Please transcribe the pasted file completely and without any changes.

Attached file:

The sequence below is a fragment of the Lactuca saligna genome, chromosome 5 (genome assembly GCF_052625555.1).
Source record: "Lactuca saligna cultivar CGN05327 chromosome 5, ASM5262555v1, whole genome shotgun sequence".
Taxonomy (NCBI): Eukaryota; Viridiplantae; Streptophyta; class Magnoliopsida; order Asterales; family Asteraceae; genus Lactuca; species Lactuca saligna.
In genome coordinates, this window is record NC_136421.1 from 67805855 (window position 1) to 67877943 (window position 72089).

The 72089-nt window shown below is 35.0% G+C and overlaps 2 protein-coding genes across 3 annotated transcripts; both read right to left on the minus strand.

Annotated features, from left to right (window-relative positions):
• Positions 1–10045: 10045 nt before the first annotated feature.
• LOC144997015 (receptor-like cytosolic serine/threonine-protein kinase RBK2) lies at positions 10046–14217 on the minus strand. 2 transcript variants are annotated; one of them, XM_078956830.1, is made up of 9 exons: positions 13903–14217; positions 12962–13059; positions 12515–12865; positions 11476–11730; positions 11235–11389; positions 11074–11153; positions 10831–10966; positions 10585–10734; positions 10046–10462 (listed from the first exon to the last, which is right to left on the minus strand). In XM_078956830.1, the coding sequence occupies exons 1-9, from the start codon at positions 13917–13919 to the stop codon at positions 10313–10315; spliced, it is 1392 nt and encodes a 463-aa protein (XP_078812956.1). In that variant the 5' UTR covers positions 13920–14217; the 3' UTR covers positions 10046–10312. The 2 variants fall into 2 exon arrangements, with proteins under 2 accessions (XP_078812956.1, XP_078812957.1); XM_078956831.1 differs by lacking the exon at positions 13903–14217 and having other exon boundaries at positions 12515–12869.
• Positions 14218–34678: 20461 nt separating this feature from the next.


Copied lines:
The sequence below is a fragment of the Lactuca saligna genome, chromosome 5 (genome assembly GCF_052625555.1).
Source record: "Lactuca saligna cultivar CGN05327 chromosome 5, ASM5262555v1, whole genome shotgun sequence".
Taxonomy (NCBI): Eukaryota; Viridiplantae; Streptophyta; class Magnoliopsida; order Asterales; family Asteraceae; genus Lactuca; species Lactuca saligna.
In genome coordinates, this window is record NC_136421.1 from 67805855 (window position 1) to 67877943 (window position 72089).

The 72089-nt window shown below is 35.0% G+C and overlaps 2 protein-coding genes across 3 annotated transcripts; both read right to left on the minus strand.

Annotated features, from left to right (window-relative positions):
• Positions 1–10045: 10045 nt before the first annotated feature.
• LOC144997015 (receptor-like cytosolic serine/threonine-protein kinase RBK2) lies at positions 10046–14217 on the minus strand. 2 transcript variants are annotated; one of them, XM_078956830.1, is made up of 9 exons: positions 13903–14217; positions 12962–13059; positions 12515–12865; positions 11476–11730; positions 11235–11389; positions 11074–11153; positions 10831–10966; positions 10585–10734; positions 10046–10462 (listed from the first exon to the last, which is right to left on the minus strand). In XM_078956830.1, the coding sequence occupies exons 1-9, from the start codon at positions 13917–13919 to the stop codon at positions 10313–10315; spliced, it is 1392 nt and encodes a 463-aa protein (XP_078812956.1). In that variant the 5' UTR covers positions 13920–14217; the 3' UTR covers positions 10046–10312. The 2 variants fall into 2 exon arrangements, with proteins under 2 accessions (XP_078812956.1, XP_078812957.1); XM_078956831.1 differs by lacking the exon at positions 13903–14217 and having other exon boundaries at positions 12515–12869.
• Positions 14218–34678: 20461 nt separating this feature from the next.